Animal Eyes Meet Their Psychedelic Match With Hazy Virtuosity
By Brody Coronelli - Link: Twitter
Indie-pop has an established sound as of now. Balmy, folkish acoustic guitars, angular melodies, prominent electronics, and light-hearted temperament have come to frame the sound in it’s standard form, and bands like Vance Joy, Of Monsters and Men, Foals, and Foster The People have come to encompass it. However, when an artistic standard is formed, it begs to be expanded. That’s where Animal Eyes come in.
Based in Portland, Oregon, Animal Eyes debuted in 2011 with the eclectic and rushing Found In The Forest: an album that embodied a quirky and folk-driven style of indie-rock that wasn’t necessarily distinct, but bewitching nonetheless. As bands do, Animal Eyes’ sound evolved as they slowly embraced psychedelia more and more. They simply dipped their feet in on their 2013 EP Ursus: an album that stepped more into the ‘rock’ archetype. However, on their sophomore full-length Where We Go, the band seems to have found a home in psychedelia.
The first teaser from this album was “Mushroom Hunter”, a song released last July. A trippy indie-rock affair, the song utilizes syncopated guitar leads and rhythms, fluttering vocal harmonies, dreamlike synthesizers, and layered production to convey a ‘60s-nostalgic sound that resembled the band really coming into their own. For the most part, “Mushroom Hunter” is an adequate teaser of what to expect on Where We Go: a twisted, layered, instrumentally diverse, and psychedelic rendition of indie-pop.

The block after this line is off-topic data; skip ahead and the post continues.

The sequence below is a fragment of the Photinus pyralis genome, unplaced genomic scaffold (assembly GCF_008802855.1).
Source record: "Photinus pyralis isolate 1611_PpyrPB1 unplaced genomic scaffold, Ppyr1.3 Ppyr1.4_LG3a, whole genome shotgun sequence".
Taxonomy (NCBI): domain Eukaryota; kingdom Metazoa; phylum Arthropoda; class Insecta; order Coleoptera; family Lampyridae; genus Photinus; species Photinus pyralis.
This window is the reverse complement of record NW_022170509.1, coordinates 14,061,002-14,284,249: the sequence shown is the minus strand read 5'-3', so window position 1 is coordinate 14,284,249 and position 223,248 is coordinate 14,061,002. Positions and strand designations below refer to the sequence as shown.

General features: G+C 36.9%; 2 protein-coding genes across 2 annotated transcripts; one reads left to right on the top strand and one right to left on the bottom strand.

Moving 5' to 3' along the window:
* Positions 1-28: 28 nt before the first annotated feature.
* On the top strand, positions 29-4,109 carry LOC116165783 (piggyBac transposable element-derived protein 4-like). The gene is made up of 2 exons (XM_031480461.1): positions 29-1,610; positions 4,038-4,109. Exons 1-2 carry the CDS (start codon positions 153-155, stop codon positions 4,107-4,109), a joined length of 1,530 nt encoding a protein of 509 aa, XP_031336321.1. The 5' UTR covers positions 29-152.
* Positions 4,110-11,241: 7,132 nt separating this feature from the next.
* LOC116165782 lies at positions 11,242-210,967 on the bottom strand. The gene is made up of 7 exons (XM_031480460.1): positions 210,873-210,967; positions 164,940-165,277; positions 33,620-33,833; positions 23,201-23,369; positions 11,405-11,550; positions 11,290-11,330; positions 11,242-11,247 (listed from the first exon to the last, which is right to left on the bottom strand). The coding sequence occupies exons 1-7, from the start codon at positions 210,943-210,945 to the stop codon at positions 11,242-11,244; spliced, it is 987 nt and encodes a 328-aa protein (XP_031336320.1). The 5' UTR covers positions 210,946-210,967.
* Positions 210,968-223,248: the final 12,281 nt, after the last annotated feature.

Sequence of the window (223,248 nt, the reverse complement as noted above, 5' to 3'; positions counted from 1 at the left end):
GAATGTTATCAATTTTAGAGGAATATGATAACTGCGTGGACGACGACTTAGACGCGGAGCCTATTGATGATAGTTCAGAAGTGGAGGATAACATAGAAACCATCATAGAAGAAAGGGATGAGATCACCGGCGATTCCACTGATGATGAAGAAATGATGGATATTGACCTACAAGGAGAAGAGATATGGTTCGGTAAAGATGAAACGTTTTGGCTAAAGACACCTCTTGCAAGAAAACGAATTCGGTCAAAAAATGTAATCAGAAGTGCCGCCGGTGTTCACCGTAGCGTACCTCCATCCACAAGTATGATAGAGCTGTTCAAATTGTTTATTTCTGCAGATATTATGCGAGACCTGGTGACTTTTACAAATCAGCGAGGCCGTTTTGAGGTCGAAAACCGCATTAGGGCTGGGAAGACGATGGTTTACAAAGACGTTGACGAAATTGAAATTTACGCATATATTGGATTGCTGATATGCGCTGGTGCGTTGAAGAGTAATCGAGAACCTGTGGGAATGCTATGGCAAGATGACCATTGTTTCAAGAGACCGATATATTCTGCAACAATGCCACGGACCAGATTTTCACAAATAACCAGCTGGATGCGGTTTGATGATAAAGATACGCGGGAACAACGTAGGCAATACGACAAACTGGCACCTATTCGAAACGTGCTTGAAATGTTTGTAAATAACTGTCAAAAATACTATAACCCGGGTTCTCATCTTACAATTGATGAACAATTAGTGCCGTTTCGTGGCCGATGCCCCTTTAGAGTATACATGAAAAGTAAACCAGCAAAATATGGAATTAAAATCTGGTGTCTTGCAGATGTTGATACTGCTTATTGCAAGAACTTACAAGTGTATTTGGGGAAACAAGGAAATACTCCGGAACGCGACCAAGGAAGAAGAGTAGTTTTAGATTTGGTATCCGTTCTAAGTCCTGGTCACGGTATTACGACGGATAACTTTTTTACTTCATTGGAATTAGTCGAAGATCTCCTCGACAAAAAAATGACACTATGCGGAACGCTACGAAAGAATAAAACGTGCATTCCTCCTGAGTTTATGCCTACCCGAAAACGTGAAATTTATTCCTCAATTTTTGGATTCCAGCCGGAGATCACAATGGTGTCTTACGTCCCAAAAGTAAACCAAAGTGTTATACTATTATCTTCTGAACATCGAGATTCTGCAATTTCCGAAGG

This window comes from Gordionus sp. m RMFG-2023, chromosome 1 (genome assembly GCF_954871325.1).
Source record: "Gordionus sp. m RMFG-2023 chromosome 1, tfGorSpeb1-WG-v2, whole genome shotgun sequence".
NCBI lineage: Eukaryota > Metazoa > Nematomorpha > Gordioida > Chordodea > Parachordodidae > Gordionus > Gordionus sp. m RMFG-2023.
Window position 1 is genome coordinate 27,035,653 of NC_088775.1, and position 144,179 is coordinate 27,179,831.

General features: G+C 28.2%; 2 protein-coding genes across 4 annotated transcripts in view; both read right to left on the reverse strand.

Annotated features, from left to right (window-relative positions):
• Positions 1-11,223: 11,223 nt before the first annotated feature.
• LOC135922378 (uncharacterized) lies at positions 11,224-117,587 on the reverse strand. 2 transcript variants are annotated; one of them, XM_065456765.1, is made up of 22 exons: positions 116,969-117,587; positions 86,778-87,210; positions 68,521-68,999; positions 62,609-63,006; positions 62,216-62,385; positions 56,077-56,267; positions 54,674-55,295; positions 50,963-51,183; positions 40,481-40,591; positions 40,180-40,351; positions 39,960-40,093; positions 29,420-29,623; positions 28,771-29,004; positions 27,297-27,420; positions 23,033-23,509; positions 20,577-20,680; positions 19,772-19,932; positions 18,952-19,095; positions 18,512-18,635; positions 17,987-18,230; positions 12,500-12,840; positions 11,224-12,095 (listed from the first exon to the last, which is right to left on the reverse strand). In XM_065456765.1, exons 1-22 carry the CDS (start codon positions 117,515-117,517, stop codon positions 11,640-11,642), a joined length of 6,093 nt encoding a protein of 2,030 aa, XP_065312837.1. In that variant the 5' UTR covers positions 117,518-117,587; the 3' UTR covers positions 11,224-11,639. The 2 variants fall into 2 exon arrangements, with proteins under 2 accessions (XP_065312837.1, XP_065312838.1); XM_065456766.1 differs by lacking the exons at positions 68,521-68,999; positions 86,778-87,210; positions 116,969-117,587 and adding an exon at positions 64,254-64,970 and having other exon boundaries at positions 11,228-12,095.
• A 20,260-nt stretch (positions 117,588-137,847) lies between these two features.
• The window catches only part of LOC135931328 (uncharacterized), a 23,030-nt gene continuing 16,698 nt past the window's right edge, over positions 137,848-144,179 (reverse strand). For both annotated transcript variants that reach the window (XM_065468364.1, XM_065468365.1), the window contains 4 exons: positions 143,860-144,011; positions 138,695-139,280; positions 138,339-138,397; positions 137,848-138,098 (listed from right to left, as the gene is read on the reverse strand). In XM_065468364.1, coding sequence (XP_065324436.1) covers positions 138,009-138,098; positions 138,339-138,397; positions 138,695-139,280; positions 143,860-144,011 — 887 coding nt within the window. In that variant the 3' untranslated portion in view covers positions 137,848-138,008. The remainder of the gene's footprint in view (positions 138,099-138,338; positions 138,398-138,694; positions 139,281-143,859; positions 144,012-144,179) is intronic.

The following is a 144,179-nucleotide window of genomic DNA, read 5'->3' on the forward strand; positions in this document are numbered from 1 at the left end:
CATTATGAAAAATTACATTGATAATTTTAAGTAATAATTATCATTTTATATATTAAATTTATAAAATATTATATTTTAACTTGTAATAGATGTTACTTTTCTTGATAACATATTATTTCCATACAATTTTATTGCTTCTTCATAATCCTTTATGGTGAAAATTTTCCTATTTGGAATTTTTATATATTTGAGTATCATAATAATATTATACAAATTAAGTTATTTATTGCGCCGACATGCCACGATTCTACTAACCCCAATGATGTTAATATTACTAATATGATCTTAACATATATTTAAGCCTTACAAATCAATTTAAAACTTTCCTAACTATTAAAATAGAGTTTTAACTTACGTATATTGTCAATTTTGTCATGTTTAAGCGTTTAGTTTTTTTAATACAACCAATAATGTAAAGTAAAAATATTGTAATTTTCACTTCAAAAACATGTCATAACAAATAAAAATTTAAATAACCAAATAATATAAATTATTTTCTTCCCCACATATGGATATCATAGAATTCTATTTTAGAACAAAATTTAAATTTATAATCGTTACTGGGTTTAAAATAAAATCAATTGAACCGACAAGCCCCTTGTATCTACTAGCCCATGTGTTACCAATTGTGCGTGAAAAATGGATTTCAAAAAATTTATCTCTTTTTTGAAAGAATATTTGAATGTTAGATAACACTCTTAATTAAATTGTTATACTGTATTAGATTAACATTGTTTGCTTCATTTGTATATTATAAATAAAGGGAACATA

“Zeke-Wizard”, a Flaming Lips-reminiscent track, constantly transitions between horn sections, drum machines, synthesizers, and traditional rock ‘n’ roll voicings to express a charming and layered expression of psychedelia. Flaming Lips influence, particularly from 2002’s Yoshimi Battles The Pink Robots, appears frequently on this album, showing up again on the title track “Where We Go”. Similarly, “Born In A Blaze” rides on waves of soaring vocal harmonies, virtuosic acoustic guitar leads, accordions, and hazy production. Many of these tracks involve a lot of a pieces, and when they fit together, they really fit. Songs like the rock-flavored “Una” and the acoustic driven “Guava” tune the instrumental prolificness down a bit, embracing a traditional rock frame and syncopating it alongside off-kilter grooves until it makes your head spin.
On Where We Go, Animal Eyes have given indie-pop a kind of Pet Sounds twist, stretching it to it’s limits and filling the cracks with a charming dose of psychedelia. This seems necessary in a time where bands in their vein are beginning to sound like more of the same. The album harnesses elements of ‘60s psychedelia, modern indie-rock, and Flaming Lips-level experimentation to create a sound that’s hazy while also virtuosic. Will other acts in their scene take note? Only time will tell.
Listen to: “Zeke-Wizard”, “Mushroom Hunter” and “Alligator Sex”